The time when the Yankees disregarded amateur scouting and used deep pockets to cover up errors is only a few years in the rear-view mirror, but much has changed in regard to how the franchise sees the future.
Having once downgraded the importance of high school and college players in favor of inking inconsequential free agents, the Yankees have "seen the light," as general manager Brian Cashman puts it.
The First-Year Player Draft is once again a priority in the Bronx, and its resurgence is a point of pride for Cashman and his staff.
"We've made it what it's supposed to be -- the most important day of the year," Cashman said. "Our business is baseball, and that's the most important access to talent. If you want to be championship-caliber, there's a lot of different avenues, but one you can not skip is the amateur pipeline. That's the foundation of eventual champions."
The Yankees will have to show some patience this year, as they won't be able to call a name until the 51st pick. They lost a first-round pick, No. 31, and a compensation-round pick, No. 38, to the Rays by signing reliever Rafael Soriano.
They also sent a compensation-round pick, No. 44, to the Mets for signing reliever Pedro Feliciano. The first pick for Damon Oppenheimer, vice president of amateur scouting, comes from the Marlins as compensation for signing right-hander Javier Vazquez.
"We're going to have to sit out and wait for a little while," Cashman said. "But it's a deep enough Draft where I know Damon feels like we're still going to get access to some quality players."
Live coverage of the 2011 First-Year Player Draft begins with a one-hour preview show on Monday, at 6 p.m. ET on MLB.com and MLB Network, followed by the first round and supplemental compensation round.
MLB.com will provide exclusive coverage of Days 2 and 3, featuring a live pick-by-pick stream, expert commentary and Draft Tracker, a live interactive application that includes a searchable database of every Draft-eligible player.
Here's a glance at what the Yankees have in store as the Draft approaches:
In about 50 words
The Yankees' expectations have to be tempered by the fact that they must wait until No. 51, but this year's crop still figures to offer a promising first selection. They are especially impressed by the number of quality arms in this year's pool.
"The challenge has to constantly be that it's not good enough, and it has to get better. The simple job description that I have is to find better players than we currently have, so Damon's job is to find a better player in this Draft than last Draft." -- Cashman
The Yankees have one of the more respected farm systems in the game, and they are not shy about considering players who can serve as trade chips as well as potential future in-house talent. Pitching is the key to the kingdom, as always, and that figures to be a focus. They'll always keep their eyes open for players who might fit in as replacements for aging core talent in the big leagues, as seen last year, when they took toolsy shortstop Cito Culver, who had more than a hint of Derek Jeter in his makeup.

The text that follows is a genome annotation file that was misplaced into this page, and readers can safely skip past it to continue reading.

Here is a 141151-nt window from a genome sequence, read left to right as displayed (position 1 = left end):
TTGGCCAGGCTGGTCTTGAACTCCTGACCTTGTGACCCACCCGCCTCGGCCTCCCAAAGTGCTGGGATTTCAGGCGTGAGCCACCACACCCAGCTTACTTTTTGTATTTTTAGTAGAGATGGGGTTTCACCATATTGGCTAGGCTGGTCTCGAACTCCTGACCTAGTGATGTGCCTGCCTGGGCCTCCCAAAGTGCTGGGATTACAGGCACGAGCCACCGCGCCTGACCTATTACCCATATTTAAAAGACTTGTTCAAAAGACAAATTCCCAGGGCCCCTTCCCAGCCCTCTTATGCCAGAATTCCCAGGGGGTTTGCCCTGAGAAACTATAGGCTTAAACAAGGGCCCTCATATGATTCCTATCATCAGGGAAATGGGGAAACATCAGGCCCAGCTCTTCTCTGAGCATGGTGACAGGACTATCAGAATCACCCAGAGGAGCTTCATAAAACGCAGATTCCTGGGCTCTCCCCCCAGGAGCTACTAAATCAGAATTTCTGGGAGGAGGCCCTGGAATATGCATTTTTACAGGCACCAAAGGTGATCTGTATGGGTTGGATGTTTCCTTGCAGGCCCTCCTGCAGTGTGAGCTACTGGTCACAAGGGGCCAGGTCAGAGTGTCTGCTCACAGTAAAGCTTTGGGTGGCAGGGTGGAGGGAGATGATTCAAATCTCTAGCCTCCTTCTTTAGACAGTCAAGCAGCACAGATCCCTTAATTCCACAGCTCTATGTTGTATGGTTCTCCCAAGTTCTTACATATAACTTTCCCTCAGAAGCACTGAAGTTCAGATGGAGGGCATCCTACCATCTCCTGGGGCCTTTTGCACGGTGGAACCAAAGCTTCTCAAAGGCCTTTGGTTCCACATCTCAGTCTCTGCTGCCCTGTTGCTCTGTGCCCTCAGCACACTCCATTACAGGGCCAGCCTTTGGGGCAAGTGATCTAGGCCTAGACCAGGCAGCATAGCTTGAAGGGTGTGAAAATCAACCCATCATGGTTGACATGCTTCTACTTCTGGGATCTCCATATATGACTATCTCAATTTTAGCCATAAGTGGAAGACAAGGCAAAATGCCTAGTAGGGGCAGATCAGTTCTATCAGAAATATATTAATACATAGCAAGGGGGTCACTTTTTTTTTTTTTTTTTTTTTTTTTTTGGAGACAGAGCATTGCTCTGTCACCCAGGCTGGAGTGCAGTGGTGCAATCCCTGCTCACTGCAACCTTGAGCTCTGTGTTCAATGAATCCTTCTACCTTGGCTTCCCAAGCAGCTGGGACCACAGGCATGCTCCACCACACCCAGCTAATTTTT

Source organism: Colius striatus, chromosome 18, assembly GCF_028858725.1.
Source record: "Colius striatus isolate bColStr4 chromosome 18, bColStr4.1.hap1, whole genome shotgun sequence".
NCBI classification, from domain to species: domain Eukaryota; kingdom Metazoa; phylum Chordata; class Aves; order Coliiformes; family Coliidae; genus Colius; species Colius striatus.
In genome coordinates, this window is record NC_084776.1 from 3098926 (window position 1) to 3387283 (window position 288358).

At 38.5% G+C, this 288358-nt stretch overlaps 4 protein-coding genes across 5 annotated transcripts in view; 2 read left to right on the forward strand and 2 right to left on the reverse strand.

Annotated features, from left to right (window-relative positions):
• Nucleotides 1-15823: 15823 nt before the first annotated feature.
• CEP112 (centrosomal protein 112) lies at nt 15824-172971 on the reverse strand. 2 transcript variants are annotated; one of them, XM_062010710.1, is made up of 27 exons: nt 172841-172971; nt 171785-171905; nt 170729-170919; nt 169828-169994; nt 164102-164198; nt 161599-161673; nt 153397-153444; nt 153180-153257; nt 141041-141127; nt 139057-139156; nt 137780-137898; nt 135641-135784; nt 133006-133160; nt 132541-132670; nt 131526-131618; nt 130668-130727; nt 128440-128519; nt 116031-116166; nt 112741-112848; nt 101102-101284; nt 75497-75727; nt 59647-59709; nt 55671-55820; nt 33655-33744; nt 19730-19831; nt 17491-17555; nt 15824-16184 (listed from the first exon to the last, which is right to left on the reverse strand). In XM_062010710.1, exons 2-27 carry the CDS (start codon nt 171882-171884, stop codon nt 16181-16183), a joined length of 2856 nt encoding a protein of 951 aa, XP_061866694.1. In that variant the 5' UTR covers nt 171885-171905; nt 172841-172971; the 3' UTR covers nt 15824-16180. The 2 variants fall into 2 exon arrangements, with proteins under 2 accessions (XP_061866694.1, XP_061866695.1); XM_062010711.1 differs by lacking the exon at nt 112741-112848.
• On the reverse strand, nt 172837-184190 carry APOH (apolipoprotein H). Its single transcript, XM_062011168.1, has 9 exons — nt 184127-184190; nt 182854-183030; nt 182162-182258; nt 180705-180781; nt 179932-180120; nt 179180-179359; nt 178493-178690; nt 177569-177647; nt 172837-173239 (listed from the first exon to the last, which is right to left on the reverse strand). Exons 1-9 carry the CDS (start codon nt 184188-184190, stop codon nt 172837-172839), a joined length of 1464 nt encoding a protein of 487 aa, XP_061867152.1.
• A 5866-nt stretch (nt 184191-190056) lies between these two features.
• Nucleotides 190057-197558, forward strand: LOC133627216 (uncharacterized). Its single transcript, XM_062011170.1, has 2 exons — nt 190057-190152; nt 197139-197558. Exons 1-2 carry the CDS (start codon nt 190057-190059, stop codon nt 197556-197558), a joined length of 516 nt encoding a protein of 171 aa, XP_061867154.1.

The Yankees like going after pitching with upside and generally seem to lean more toward college players than prep talent, but that tilt is not especially acute. In searching for position players, they would prefer to find athletic up-the-middle types who can swing the bat at a plus rating. The Yankees aren't afraid to go over slot with their pick and love when a touted player might fall to them because of other concerns -- as in the cases of pitchers Andrew Brackman and Joba Chamberlain, both of whom were considered injury risks at Draft time.
Recent Draft History
Rising fast Catcher Austin Romine was the Yankees' second-round selection in 2007, and he continues to earn rave reviews for his handling of pitchers and his baseball acumen. Defensively, he could probably catch in the big leagues right now, and the only reason he is back at Double-A is because Jesus Montero needs to continue to get at-bats at Triple-A. Despite the Spring Training struggles of both players, the Yankees continue to be rich when it comes to catchers. There are those who claim that the 18-year-old Gary Sanchez, an International signee, may prove to be the best of them all.
Today, Dave Robertson has a trusted role in manager Joe Girardi's bullpen, lauded both for his strikeout ability and his penchant for getting out of tight jams, such as his calling-card moment in the 2009 American League Division Series. But in 2006, Robertson was a 17th-round pick from the University of Alabama, a hidden gem in a Draft class that was headlined by Ian Kennedy and Chamberlain.
In The Show
The Yankees' recent Drafts have produced several players who developed into familiar presences at the big league level. Those include pitchers Chamberlain (2006), Phil Hughes ('04) and Robertson ('06); and outfielders Colin Curtis ('06) and Brett Gardner ('05).
Bryan Hoch is a reporter for MLB.com. Follow him on Twitter @bryanhoch. This story was not subject to the approval of Major League Baseball or its clubs.